Rosberg caught and passed Paul Di Resta's Force India with just five laps to go to take fifth place. The Scot was alone in making a two-stop strategy work, only just managing to fend off Alonso's Ferrari. Sixth place equaled Di Resta's best F1 finish in Singapore last year. It was fitting to see the team emerge with strong points after its trials and tribulations since the team's mechanics were caught in a skirmish between police and Bahraini protestors on Wednesday.

Behind Alonso, Lewis Hamilton salvaged fourth place for McLaren after team mate Jenson Button retired with a couple of laps to go. The Melbourne winner had been closing in on Rosberg and Di Resta before he suddenly suffered a left rear puncture, followed by a broken exhaust and a differential issue that saw him classified 18th and out of the points.

Hamilton himself had his race ruined by two slow pit stops as McLaren suffered more cross-threading issues on the left rear wheel. The issues cost Hamilton almost 15s across his first and second stops.

Hamilton pulled off some excellent overtaking moves, including one to depose Alonso. "Today was just one of those days," he grimaced, as he contemplated being knocked down to second in the championship table, four points behind Vettel and one clear of Webber.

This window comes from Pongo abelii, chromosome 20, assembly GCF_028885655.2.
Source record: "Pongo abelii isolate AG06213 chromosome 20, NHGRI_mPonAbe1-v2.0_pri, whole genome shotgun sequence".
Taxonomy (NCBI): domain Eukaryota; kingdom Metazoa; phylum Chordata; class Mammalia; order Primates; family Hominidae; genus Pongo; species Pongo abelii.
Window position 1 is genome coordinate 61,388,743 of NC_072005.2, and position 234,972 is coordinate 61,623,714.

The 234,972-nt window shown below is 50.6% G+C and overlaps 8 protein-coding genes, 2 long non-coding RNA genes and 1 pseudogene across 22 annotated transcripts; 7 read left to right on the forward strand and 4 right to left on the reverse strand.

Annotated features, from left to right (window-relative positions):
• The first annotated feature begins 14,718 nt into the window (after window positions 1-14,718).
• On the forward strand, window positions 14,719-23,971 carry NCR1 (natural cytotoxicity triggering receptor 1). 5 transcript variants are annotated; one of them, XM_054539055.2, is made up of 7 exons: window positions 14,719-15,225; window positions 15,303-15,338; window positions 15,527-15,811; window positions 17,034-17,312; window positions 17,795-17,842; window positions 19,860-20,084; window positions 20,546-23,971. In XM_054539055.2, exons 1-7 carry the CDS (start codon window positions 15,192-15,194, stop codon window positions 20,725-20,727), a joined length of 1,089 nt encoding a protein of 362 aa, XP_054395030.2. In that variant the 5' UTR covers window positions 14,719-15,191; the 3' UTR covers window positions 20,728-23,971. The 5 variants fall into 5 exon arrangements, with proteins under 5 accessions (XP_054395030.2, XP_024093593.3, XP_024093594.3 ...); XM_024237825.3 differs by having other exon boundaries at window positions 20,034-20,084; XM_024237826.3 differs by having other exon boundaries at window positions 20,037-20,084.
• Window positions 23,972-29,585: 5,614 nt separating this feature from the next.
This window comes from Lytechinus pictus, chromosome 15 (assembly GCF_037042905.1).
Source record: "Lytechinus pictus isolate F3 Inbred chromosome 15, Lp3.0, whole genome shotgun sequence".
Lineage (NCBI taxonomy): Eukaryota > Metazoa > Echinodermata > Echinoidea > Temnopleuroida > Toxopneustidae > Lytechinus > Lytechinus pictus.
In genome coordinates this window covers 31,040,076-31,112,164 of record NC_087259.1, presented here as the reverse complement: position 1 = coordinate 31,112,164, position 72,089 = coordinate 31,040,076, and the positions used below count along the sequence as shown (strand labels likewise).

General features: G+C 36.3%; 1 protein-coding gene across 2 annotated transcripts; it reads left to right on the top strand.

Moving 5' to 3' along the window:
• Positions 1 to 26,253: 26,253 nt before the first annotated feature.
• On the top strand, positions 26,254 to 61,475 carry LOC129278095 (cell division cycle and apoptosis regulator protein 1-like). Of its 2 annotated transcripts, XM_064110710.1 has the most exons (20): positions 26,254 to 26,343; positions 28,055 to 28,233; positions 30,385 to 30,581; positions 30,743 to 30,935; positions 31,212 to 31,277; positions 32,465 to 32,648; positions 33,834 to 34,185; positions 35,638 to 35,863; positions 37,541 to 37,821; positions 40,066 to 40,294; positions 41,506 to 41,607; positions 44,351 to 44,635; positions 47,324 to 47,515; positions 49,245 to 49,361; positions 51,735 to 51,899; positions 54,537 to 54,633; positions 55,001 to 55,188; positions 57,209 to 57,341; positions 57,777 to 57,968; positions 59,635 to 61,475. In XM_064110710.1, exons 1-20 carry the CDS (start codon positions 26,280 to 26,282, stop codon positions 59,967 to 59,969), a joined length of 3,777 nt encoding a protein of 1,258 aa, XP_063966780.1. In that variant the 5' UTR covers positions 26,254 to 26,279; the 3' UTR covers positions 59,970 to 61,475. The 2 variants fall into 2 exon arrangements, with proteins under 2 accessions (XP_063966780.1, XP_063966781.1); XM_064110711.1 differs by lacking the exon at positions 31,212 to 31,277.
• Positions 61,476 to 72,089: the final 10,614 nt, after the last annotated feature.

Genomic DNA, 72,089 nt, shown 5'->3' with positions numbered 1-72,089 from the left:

Felipe Massa produced his most feisty display of 2012 to finish ninth, while Michael Schumacher recovered from his qualifying and changed gearbox debacles to go from 22nd on the grid to claim the final point.

The seven times champion was left frustrated by the necessary tyre management, however, which he believes is impacting negatively on the ability to race hard.

You can argue until the cows come home about the rights and wrongs of F1's presence in Bahrain but the positive news is that the fourth round of the championship went off without interruption or undue incident.

Red Bull and Vettel are back at the head of both championships as the teams now concentrate on bringing updates to their cars for the Mugello test at the beginning of May, ahead of the first European round of the series at Barcelona on May 13.